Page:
Lower part 204 has a lower support section 230 and a bottom portion 232. Lower support section 230 comprises a half cylinder with a convexly shaped outer surface 234 and a substantially flat upper part interface 236. Bottom portion 232 comprises a fully cylinder with a convexly shaped outer surface 238. Bottom portion 232 comprises at least one lower recess 240 above upper part interface 236 that is shaped to slidably couple to the at least one upper protrusion 218. Lower support section 230 comprises at least one lower protrusion 242 below upper part interface 236 that is shaped to slidably couple the at least one upper recess 216. An alignment tab 244 resides on upper part interface 236 and is shaped to slidably couple to alignment recess 222. Alignment tab 244 also engages an alignment cutout 116 (See
Bottom portion 232 has a guide ridge 224, a power feed recess 246, a power connection slot 248, and at least one power feed support post 250. Power feed support post 250 is shown as two power feed support posts 250 or tabs extending into power feed recess 246. It has been found using two separated power feed support posts 250 inhibits tearing of flexible film 104, which can cause a power failure or disconnect. Power connection slot 248 could form a through hole or bore in the at least one power feed support post 250 if desired.
As shown, core 102 has a generally cylindrical shape that converges from bottom portion 232 to top portion 208. The shape of core 102 could be as shown, a straight cylinder, a cubic shape, a conical shape, or other polygonal shapes as a matter of design choice. However, to the extent core 102 has edges, the edges should be beveled or chamfered to reduce damage to flexible film 104.
Referring back to
Flexible film 104 would than be wrapped or threaded around outer surfaces 210, 214, 234, and 238. Flexible film 104 further comprises an adhesive 118 such that when flexible film 104 is completely wrapped or threaded around core 102, adhesive 118 would couple flexible film 104 to itself or one of outer surfaces 210, 214, 234, and 238 to inhibit unraveling of flexible film 104.
Generally, core 102 is formed from non-conductive plastic. Power feed element 106 is formed from conductive metal. Referring specifically to
Once power feed element 106 is plugged into power feed recess 246, a housing 400 may be applied around core 102 forming antenna 100. Optionally, housing 400 can be formed by injection molding housing 400 around the device by placing power feed element 106 in a recess in a mold. The device is stabilized by connecting a portion of the top portion 208 to prongs, which may result in an annular void 402 at the peak 404 of housing 400.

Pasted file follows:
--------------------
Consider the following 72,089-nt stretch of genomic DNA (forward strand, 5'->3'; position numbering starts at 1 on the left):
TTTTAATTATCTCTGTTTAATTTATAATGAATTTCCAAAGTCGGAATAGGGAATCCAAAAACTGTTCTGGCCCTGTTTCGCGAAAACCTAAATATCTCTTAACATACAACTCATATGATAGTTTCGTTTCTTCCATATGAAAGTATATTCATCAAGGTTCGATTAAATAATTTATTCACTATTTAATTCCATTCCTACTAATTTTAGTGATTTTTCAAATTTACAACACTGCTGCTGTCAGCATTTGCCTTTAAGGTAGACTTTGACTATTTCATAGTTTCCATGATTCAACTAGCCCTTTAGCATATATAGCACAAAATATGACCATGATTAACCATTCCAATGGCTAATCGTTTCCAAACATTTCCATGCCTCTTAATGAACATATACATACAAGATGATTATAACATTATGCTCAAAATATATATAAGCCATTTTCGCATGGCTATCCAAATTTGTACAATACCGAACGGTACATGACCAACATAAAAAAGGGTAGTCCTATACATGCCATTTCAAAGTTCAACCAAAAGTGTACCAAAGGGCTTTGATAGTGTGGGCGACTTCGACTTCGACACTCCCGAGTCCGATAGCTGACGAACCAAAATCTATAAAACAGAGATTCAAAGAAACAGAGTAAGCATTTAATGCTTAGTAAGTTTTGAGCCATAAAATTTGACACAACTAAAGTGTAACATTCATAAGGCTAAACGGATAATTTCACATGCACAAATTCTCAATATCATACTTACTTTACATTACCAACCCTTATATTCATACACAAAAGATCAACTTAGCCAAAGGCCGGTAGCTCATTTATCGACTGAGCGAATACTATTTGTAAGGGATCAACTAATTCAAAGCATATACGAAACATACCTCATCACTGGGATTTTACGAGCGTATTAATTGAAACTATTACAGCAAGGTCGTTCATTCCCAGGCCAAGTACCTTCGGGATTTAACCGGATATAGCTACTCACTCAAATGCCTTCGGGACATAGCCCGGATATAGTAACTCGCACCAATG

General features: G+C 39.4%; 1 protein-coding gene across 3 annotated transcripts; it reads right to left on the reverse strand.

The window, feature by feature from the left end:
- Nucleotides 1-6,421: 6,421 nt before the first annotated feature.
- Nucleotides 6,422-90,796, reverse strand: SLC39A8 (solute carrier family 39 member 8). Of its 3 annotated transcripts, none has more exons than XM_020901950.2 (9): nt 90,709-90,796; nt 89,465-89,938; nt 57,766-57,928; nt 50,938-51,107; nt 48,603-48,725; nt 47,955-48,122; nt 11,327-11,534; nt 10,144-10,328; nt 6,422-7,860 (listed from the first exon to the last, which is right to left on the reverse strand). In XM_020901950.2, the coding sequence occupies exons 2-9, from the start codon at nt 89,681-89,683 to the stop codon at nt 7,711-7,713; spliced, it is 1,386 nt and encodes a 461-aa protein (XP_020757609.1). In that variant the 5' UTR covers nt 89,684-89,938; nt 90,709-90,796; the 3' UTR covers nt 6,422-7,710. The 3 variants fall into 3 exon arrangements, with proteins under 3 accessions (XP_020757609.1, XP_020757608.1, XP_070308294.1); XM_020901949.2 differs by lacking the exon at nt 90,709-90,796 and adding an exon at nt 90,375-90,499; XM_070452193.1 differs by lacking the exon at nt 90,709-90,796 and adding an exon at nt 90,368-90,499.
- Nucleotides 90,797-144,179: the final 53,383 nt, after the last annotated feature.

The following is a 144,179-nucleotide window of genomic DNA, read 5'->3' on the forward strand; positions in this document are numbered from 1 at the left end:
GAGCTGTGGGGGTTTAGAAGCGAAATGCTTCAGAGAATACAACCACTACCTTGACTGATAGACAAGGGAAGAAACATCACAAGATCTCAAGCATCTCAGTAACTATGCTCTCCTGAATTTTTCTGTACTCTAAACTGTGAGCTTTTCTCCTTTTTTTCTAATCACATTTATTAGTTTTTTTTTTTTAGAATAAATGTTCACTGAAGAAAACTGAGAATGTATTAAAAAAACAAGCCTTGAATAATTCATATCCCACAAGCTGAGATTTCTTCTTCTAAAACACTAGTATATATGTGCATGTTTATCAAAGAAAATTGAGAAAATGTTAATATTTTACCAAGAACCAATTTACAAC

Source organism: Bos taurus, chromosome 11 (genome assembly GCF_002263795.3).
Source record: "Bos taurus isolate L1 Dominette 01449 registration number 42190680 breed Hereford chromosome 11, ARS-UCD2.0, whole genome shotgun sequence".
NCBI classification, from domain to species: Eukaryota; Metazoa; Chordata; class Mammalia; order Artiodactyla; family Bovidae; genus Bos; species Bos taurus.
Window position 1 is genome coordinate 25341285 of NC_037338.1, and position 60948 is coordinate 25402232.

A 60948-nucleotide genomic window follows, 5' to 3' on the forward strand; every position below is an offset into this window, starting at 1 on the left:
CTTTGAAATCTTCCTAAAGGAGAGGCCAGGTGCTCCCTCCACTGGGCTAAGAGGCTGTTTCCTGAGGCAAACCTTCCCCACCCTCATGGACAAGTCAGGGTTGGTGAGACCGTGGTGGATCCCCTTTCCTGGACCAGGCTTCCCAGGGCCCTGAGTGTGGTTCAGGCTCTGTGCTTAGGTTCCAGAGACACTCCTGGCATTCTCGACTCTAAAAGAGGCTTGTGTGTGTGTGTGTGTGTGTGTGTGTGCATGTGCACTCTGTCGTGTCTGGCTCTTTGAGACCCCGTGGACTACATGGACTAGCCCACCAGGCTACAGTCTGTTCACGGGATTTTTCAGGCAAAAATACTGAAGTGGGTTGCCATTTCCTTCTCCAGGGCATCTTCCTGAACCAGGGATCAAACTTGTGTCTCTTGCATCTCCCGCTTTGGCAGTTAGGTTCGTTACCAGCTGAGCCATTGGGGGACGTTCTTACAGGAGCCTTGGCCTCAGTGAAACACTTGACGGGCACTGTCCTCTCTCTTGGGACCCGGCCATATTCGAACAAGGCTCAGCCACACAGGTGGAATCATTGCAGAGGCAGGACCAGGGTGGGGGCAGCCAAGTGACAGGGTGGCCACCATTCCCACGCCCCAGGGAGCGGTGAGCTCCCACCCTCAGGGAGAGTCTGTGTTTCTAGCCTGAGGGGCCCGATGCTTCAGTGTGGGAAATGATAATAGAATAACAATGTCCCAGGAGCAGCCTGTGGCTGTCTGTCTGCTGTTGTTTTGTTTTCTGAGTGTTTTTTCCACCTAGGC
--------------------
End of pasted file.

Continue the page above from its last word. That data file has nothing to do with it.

Guide ridges 224 are useful in aligning flexible film 104 about core 102, but also serve to inhibit flexible film 104 from peeling or unraveling from core 102 when housing 400 is molded about core 102. Further, a portion 120 of flexible film 104 may be cut to remove edges that the molding may cause to peel, unravel, or tear.
While the invention has been particularly shown and described with reference to an embodiment thereof, it will be understood by those skilled in the art that various other changes in the form and details may be made without departing from the spirit and scope of the invention.
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|Citing Patent||Filing date||Publication date||Applicant||Title|
|US7391387 *||Feb 21, 2006||Jun 24, 2008||Centurion Wireless Technologies, Inc.||Multi piece puzzle-lock antenna using flex film radiator|
|US7804450||Jul 20, 2007||Sep 28, 2010||Laird Technologies, Inc.||Hybrid antenna structure|
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|U.S. Classification||343/702, 343/895|
|International Classification||H01Q9/40, H01Q1/38, H01Q9/42, H01Q1/24, H01Q1/36|
|Cooperative Classification||H01Q9/40, H01Q9/42, H01Q1/38, H01Q1/242|
|European Classification||H01Q9/40, H01Q1/38, H01Q9/42, H01Q1/24A1|
|Dec 22, 2004||AS||Assignment|
Owner name: CENTURION WIRELESS TECHNOLOGIES, INC., NEBRASKA
Free format text: ASSIGNMENT OF ASSIGNORS INTEREST;ASSIGNORS:MURRAY, THOMAS;SONG, YING DONG;MAYER, CHERLY A.;AND OTHERS;REEL/FRAME:016112/0514;SIGNING DATES FROM 20041206 TO 20041215
|Mar 1, 2010||REMI||Maintenance fee reminder mailed|
|Jul 25, 2010||LAPS||Lapse for failure to pay maintenance fees|
|Sep 14, 2010||FP||Expired due to failure to pay maintenance fee|
Effective date: 20100725